I’ll never forget my first visit to Patagonia. As our flight bumped its way down the great spine of the Andes, south from Santiago to Punta Arenas, I tried to cast visions of the film ‘Alive’ out of my mind It was a clear day, and the enormous mountains gradually seemed to swallow everything the further south we flew – fewer towns and villages or grazing land, just vast peaks and ice fields tumbling down into the Pacific and its countless collection of frigid islands. I’d never seen anything like it, and it was with a little trepidation that I thought about the next few days trekking! The wind. That’s what struck me first of all. Literally. It can rip through the layers you wear here, leave you battling just to remain upright. We got lucky – it pushed us around in Punta Arenas but by the time we reached the trailhead in Torres del Paine National Park we were relieved to find it had settled to a gentle breeze. I’ve trekked in many parts of the world, but there’s nowhere else like Torres del Paine. Camping under the iconic towers and waking up to see them in the dawn light – enormous rose-coloured granite fingers reaching into the sky – was everything that is magical about being outdoors: remote, beautiful surroundings, getting close-ups of watching nature at work. The trails in the park were brilliantly varied, taking us across mountain streams, face-to-face with glaciers, through woodlands and always with views of the mountains, some dark and savage, others lightened with snow and ice. The park’s Grey Glacier was a great sight, but to get a portrait of glaciers at their best Lago Argentino is the place to head to. A boat ride through the icy waters took us up to the face of Perito Moreno Glacier. South America is pretty adept at making you feel small – the endless mountains and Amazon, the mammoth cities and ancient civilisations – but for me Perito Moreno is only rivalled by Iguazu Falls in making you feel really tiny. The enormous sea of ice slides downhill, then rears up and crashes into the lake before you, the calving making groaning noises and sending waves to your boat. It’s such a hypnotic spectacle – you could spend days goggling at it and it wouldn’t be long enough. My perfect South America trip would follow these southern sights with some city exploration, then onto Peru. Cities first, and you can’t really go wrong with either Buenos Aires or Rio. Or better still, check out both! They each have such a distinctive feel and mood, but both are populated by friendly locals who exude the easygoing self-confidence of a people who know they live in a great place and want to share it. Tango lessons in Buenos Aires were a definite highlight. It can be a little nerve-racking taking the plunge and giving something like that a go, but within 30 seconds of being on the dance-floor I was at ease thanks to the teacher and friendly locals. We learnt a few moves then followed up the lesson with a milonga, an evening of tango dancing, that carried on late, late into the night. One thing I’m not sure of is where porteños get their energy from. They’re up late every night, then meeting in bustling coffee-houses early the next morning, full of life and planning the evening’s festivities! Just like Rio, and just like any great city should be, BA is a simply addictive place to spend some time. As is Peru. The Inca Trail and Machu Picchu are essential stuff – going to South America and not seeing the ruins is like a trip to Paris without the tower. After four days walking, seeing the ruins wa a tear-shedding moment, but watch out for the sting in the trail’s tail – once we got to Machu Picchu I climbed Huayna Picchu, the peak that rises abruptly above the ruins. Knee-buckling! 400-odd metres above the main ruins, with some slippery steps and steel cables to cling to en route, only 400 people a day are allowed to climb it – you’ve got to be pretty quick to bag a ticket. The views are incredible, but once you get back to Cusco you understand why there are so many places offering therapeutic massages for weary legs! I want to go to the Cordillera Blanca in northern Peru. It’s supposed to be great trekking all around the range, and very quiet on many of the routes. And of course Central America. I went to the Yucatan peninsula in Mexico when I was young and have happy memories of amazing snorkelling, enormous ruins and feasting on fish tacos. A trip rediscovering Mexico followed up by Cuba is my ideal next holiday– and a night or two in Havana will no doubt give me the chance to learn some more dance moves!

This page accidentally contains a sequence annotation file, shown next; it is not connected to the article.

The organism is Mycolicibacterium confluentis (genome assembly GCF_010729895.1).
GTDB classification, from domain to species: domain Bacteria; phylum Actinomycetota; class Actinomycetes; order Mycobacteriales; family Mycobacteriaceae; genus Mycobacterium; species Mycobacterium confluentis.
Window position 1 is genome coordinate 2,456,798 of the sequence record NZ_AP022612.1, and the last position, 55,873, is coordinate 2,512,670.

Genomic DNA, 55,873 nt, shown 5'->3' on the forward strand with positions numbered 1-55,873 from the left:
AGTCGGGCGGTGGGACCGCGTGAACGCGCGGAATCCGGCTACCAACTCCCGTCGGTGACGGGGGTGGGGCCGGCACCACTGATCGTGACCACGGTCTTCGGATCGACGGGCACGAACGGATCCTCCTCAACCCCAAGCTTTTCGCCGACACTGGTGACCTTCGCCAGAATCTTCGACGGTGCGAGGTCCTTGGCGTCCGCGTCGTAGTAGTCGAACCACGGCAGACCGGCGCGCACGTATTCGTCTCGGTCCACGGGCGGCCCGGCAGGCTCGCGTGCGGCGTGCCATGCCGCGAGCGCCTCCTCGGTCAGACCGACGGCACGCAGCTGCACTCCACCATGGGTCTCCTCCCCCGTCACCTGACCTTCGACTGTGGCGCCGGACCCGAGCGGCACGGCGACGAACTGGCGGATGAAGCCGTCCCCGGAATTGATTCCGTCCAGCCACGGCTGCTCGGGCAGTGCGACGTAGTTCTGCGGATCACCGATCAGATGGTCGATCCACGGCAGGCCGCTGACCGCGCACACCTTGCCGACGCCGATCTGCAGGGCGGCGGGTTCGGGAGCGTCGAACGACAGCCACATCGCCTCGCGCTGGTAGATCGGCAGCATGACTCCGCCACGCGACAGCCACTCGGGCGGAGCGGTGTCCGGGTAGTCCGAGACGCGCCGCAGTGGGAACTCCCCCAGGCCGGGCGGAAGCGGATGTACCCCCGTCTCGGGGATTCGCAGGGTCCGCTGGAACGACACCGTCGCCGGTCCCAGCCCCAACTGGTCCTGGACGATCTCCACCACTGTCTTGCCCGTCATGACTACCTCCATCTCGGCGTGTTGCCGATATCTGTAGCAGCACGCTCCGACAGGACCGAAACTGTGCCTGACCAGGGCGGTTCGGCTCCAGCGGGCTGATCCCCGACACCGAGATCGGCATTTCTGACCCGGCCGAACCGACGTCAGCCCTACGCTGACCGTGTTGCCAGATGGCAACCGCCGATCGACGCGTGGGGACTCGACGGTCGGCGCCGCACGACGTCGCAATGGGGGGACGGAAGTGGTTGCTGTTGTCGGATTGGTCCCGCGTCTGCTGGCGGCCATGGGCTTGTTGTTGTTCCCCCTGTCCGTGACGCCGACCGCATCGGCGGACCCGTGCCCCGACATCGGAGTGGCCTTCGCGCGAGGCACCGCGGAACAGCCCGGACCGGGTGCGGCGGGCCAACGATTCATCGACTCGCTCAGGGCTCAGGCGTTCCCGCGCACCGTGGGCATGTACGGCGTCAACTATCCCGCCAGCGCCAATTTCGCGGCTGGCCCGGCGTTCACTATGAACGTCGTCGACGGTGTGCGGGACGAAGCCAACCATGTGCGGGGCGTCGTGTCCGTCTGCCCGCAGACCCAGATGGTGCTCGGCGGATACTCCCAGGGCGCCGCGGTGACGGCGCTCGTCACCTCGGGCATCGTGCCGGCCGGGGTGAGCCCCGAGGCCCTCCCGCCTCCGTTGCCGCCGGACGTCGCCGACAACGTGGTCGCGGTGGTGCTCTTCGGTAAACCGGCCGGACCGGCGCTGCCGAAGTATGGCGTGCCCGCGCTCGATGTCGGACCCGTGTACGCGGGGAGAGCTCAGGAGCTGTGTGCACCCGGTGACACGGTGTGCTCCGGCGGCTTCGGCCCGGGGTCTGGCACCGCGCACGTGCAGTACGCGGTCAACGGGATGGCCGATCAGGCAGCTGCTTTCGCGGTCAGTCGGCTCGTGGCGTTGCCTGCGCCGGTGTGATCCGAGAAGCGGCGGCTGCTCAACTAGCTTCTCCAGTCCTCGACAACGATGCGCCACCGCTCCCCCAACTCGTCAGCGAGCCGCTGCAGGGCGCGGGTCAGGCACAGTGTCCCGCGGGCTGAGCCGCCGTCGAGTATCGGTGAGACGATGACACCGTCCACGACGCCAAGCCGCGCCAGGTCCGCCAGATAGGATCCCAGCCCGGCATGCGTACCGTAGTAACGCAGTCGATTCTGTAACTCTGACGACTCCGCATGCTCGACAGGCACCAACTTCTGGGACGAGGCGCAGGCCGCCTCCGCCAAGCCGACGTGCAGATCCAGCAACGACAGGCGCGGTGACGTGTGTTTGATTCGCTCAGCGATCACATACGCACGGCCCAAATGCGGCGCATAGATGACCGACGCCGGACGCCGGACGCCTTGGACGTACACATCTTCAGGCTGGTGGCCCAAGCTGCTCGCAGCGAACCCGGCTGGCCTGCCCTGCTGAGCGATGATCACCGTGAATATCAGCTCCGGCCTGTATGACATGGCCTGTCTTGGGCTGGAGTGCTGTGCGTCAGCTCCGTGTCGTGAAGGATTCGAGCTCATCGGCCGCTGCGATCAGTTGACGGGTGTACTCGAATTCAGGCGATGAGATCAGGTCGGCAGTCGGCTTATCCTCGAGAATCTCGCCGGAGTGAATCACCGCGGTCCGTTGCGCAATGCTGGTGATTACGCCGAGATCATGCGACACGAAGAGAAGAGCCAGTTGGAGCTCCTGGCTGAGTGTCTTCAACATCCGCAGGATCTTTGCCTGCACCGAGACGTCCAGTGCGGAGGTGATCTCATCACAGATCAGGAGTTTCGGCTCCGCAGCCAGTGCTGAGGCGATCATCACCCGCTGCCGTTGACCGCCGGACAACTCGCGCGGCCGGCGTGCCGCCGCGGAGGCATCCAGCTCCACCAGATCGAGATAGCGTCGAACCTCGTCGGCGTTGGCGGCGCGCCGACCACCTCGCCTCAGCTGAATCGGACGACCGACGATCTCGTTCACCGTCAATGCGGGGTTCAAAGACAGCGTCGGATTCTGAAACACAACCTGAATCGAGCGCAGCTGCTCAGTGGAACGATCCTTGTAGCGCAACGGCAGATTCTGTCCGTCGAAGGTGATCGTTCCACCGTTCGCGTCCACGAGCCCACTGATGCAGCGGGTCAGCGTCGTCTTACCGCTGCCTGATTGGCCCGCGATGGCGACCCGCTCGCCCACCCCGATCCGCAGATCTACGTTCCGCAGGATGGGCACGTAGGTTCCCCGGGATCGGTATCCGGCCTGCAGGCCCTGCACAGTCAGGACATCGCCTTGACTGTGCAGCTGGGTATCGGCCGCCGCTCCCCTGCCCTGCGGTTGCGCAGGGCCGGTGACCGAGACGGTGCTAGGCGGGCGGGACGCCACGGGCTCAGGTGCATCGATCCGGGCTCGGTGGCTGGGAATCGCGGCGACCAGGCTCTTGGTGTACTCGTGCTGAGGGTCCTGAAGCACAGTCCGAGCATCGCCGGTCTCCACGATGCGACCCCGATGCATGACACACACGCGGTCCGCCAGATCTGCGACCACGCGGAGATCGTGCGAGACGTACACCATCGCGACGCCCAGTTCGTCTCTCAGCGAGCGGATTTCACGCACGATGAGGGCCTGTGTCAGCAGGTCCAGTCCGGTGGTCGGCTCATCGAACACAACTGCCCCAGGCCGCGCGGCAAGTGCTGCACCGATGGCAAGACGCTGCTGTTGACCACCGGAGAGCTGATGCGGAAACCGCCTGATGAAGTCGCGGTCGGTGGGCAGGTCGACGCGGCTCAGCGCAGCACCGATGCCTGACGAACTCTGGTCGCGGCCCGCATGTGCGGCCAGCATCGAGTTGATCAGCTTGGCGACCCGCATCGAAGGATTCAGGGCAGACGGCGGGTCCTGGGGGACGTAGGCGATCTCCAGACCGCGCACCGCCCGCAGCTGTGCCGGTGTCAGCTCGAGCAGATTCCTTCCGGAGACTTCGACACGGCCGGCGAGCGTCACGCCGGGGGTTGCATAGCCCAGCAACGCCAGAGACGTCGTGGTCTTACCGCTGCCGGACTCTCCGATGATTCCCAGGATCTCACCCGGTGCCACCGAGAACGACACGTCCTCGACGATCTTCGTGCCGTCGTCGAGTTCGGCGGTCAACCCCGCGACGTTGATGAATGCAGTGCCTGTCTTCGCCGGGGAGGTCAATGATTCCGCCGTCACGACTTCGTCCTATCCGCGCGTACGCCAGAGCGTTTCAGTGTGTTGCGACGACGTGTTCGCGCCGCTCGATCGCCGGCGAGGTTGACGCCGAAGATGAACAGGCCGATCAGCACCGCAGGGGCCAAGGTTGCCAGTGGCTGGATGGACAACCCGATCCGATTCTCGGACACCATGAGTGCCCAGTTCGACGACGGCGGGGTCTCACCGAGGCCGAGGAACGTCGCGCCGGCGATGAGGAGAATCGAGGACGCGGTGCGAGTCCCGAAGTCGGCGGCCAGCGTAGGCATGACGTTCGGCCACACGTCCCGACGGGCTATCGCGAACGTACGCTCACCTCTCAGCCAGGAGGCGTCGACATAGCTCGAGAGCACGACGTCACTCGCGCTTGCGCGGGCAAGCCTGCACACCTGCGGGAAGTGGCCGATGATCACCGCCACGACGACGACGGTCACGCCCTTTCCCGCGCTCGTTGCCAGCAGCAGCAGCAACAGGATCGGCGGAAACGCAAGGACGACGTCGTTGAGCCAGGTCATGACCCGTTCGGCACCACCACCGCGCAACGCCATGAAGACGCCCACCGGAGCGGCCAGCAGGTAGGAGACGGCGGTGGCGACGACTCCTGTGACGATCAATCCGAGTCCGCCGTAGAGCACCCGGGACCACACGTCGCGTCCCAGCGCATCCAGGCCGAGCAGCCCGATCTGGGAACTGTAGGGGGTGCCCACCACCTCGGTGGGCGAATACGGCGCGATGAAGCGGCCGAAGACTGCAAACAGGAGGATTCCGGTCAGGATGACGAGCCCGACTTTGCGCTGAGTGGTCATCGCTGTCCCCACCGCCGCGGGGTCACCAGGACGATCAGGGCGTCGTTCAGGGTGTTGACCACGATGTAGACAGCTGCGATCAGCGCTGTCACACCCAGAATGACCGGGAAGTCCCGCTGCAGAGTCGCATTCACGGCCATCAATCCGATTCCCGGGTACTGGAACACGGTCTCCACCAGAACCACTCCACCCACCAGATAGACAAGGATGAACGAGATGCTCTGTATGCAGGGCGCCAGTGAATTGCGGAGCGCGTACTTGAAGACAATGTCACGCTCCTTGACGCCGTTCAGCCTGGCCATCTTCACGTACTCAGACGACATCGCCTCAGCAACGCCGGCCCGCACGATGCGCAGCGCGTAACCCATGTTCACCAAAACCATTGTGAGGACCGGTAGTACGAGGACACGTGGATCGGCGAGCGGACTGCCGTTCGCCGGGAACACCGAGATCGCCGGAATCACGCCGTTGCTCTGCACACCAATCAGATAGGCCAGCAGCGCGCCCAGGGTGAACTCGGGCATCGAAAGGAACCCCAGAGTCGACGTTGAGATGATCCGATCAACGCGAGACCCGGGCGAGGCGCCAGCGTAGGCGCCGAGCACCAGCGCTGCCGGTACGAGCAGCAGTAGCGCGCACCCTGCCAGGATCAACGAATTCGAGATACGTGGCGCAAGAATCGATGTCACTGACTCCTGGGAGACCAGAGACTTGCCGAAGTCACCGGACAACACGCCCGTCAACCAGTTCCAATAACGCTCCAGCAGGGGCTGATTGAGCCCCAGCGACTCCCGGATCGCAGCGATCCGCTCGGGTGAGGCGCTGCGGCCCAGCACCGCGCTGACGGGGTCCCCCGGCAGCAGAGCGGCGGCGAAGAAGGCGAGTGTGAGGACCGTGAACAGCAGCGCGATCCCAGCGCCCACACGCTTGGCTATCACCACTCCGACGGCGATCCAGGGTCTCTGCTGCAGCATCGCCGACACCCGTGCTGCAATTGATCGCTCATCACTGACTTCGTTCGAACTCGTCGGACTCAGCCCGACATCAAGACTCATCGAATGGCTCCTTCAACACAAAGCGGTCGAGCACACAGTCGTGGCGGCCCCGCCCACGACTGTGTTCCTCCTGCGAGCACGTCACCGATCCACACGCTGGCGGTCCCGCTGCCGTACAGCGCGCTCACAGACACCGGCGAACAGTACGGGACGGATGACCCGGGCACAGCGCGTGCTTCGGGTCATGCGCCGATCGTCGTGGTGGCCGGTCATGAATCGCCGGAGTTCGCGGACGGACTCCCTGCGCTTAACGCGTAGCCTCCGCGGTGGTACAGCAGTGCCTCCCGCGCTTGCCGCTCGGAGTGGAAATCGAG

"All the guides and tour leaders were fantastic, and the staff that took us along the trip and supported us were extremely helpful and pleasant to deal with and made the experience even more memorable. A huge "thank you" to all our guides for everything you did for us, we will never forget it."